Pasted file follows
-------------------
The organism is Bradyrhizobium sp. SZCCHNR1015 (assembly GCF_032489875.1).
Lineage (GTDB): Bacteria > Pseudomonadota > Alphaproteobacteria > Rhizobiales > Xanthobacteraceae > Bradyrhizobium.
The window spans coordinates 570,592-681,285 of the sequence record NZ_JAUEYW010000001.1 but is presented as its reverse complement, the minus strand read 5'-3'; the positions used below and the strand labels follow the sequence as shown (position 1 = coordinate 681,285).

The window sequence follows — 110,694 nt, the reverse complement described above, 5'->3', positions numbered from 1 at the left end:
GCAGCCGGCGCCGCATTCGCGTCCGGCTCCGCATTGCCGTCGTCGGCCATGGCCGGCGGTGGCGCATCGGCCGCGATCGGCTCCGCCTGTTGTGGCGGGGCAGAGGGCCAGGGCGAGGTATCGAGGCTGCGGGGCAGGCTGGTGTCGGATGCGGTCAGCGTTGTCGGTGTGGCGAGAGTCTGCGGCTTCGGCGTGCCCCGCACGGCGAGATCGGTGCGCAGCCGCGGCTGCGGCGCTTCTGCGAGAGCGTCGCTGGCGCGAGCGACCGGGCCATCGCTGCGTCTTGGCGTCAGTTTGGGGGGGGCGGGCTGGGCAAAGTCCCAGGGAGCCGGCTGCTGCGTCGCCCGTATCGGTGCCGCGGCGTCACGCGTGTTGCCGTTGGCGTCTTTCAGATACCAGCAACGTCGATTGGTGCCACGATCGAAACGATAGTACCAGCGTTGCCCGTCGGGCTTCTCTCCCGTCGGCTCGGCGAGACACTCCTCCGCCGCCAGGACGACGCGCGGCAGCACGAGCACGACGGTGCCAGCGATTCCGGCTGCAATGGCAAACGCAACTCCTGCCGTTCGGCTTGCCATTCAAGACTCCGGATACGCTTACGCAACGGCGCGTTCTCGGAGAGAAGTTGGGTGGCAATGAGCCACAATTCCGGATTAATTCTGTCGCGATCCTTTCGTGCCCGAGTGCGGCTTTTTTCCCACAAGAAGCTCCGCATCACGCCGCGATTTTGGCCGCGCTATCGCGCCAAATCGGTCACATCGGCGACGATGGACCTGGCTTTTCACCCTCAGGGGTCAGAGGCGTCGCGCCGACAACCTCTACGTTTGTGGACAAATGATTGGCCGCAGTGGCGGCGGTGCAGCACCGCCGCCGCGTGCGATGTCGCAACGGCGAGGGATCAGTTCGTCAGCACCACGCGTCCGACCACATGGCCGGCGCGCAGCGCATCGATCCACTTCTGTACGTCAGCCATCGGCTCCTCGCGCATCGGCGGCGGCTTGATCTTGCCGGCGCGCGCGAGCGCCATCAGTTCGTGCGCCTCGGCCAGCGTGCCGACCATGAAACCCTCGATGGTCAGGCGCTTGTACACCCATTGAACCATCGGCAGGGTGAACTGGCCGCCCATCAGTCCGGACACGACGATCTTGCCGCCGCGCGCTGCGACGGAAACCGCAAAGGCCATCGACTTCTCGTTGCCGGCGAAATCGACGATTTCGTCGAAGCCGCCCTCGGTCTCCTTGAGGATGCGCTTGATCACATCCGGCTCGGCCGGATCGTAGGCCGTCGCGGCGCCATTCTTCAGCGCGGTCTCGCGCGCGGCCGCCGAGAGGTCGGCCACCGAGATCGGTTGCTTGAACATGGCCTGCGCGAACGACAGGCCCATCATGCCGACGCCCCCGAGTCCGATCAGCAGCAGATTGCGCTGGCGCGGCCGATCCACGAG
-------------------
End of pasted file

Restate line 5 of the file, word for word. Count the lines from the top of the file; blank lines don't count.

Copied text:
GCAGCCGGCGCCGCATTCGCGTCCGGCTCCGCATTGCCGTCGTCGGCCATGGCCGGCGGTGGCGCATCGGCCGCGATCGGCTCCGCCTGTTGTGGCGGGGCAGAGGGCCAGGGCGAGGTATCGAGGCTGCGGGGCAGGCTGGTGTCGGATGCGGTCAGCGTTGTCGGTGTGGCGAGAGTCTGCGGCTTCGGCGTGCCCCGCACGGCGAGATCGGTGCGCAGCCGCGGCTGCGGCGCTTCTGCGAGAGCGTCGCTGGCGCGAGCGACCGGGCCATCGCTGCGTCTTGGCGTCAGTTTGGGGGGGGCGGGCTGGGCAAAGTCCCAGGGAGCCGGCTGCTGCGTCGCCCGTATCGGTGCCGCGGCGTCACGCGTGTTGCCGTTGGCGTCTTTCAGATACCAGCAACGTCGATTGGTGCCACGATCGAAACGATAGTACCAGCGTTGCCCGTCGGGCTTCTCTCCCGTCGGCTCGGCGAGACACTCCTCCGCCGCCAGGACGACGCGCGGCAGCACGAGCACGACGGTGCCAGCGATTCCGGCTGCAATGGCAAACGCAACTCCTGCCGTTCGGCTTGCCATTCAAGACTCCGGATACGCTTACGCAACGGCGCGTTCTCGGAGAGAAGTTGGGTGGCAATGAGCCACAATTCCGGATTAATTCTGTCGCGATCCTTTCGTGCCCGAGTGCGGCTTTTTTCCCACAAGAAGCTCCGCATCACGCCGCGATTTTGGCCGCGCTATCGCGCCAAATCGGTCACATCGGCGACGATGGACCTGGCTTTTCACCCTCAGGGGTCAGAGGCGTCGCGCCGACAACCTCTACGTTTGTGGACAAATGATTGGCCGCAGTGGCGGCGGTGCAGCACCGCCGCCGCGTGCGATGTCGCAACGGCGAGGGATCAGTTCGTCAGCACCACGCGTCCGACCACATGGCCGGCGCGCAGCGCATCGATCCACTTCTGTACGTCAGCCATCGGCTCCTCGCGCATCGGCGGCGGCTTGATCTTGCCGGCGCGCGCGAGCGCCATCAGTTCGTGCGCCTCGGCCAGCGTGCCGACCATGAAACCCTCGATGGTCAGGCGCTTGTACACCCATTGAACCATCGGCAGGGTGAACTGGCCGCCCATCAGTCCGGACACGACGATCTTGCCGCCGCGCGCTGCGACGGAAACCGCAAAGGCCATCGACTTCTCGTTGCCGGCGAAATCGACGATTTCGTCGAAGCCGCCCTCGGTCTCCTTGAGGATGCGCTTGATCACATCCGGCTCGGCCGGATCGTAGGCCGTCGCGGCGCCATTCTTCAGCGCGGTCTCGCGCGCGGCCGCCGAGAGGTCGGCCACCGAGATCGGTTGCTTGAACATGGCCTGCGCGAACGACAGGCCCATCATGCCGACGCCCCCGAGTCCGATCAGCAGCAGATTGCGCTGGCGCGGCCGATCCACGAG